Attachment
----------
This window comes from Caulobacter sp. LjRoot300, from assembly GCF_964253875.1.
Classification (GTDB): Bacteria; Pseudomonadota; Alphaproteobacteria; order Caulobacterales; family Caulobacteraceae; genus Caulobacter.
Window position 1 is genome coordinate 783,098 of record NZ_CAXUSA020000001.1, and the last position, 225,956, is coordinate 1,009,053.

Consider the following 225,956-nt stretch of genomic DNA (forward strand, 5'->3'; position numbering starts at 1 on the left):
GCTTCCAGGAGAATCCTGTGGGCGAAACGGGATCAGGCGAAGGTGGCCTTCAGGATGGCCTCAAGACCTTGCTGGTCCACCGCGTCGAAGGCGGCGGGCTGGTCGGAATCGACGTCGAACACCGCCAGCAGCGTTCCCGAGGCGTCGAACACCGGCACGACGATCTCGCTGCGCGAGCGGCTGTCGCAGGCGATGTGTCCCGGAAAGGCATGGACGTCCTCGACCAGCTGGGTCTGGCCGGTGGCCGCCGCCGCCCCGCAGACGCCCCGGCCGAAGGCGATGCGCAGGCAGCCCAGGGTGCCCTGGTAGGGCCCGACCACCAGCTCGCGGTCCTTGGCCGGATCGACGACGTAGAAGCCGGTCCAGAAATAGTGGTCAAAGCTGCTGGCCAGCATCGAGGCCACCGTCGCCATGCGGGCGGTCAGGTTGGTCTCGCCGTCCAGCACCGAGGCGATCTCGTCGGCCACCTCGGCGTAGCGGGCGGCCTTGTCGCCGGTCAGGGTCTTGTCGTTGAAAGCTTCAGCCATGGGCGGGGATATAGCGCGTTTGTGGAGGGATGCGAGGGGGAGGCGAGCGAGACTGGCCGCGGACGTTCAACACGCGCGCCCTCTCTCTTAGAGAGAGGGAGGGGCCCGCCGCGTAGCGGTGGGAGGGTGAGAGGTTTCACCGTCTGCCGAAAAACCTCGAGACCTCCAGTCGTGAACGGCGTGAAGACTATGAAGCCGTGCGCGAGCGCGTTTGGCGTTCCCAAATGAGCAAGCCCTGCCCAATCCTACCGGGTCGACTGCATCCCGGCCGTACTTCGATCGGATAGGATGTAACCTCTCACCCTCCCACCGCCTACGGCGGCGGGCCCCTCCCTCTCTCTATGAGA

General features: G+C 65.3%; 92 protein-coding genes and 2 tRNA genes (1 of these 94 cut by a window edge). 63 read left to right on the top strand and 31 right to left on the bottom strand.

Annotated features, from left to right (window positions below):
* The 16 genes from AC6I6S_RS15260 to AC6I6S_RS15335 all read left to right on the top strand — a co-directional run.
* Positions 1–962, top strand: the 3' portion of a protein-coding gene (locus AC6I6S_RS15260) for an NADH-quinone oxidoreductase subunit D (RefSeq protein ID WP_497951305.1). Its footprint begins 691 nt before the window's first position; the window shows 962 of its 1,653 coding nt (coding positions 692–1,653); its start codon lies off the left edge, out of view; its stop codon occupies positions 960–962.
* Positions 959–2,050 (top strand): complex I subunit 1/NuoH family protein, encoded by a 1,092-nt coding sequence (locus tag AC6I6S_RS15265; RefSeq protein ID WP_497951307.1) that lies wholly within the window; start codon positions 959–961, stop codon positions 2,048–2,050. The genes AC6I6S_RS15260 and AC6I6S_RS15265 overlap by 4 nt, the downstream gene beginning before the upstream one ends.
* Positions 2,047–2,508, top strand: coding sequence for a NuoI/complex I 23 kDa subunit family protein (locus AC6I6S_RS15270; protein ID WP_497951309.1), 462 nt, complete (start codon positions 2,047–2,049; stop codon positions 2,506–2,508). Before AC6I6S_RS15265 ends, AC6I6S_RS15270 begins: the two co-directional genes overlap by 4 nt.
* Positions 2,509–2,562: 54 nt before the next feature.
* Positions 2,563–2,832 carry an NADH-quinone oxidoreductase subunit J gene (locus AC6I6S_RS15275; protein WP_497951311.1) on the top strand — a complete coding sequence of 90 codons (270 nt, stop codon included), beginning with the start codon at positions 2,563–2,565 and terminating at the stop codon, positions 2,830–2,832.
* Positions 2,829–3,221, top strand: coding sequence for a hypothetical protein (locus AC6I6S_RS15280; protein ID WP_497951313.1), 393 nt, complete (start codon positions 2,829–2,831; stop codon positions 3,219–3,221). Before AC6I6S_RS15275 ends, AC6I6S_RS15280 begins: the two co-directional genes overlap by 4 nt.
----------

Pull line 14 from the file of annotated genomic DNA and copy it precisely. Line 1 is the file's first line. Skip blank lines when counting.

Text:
* Positions 2,829–3,221, top strand: coding sequence for a hypothetical protein (locus AC6I6S_RS15280; protein ID WP_497951313.1), 393 nt, complete (start codon positions 2,829–2,831; stop codon positions 3,219–3,221). Before AC6I6S_RS15275 ends, AC6I6S_RS15280 begins: the two co-directional genes overlap by 4 nt.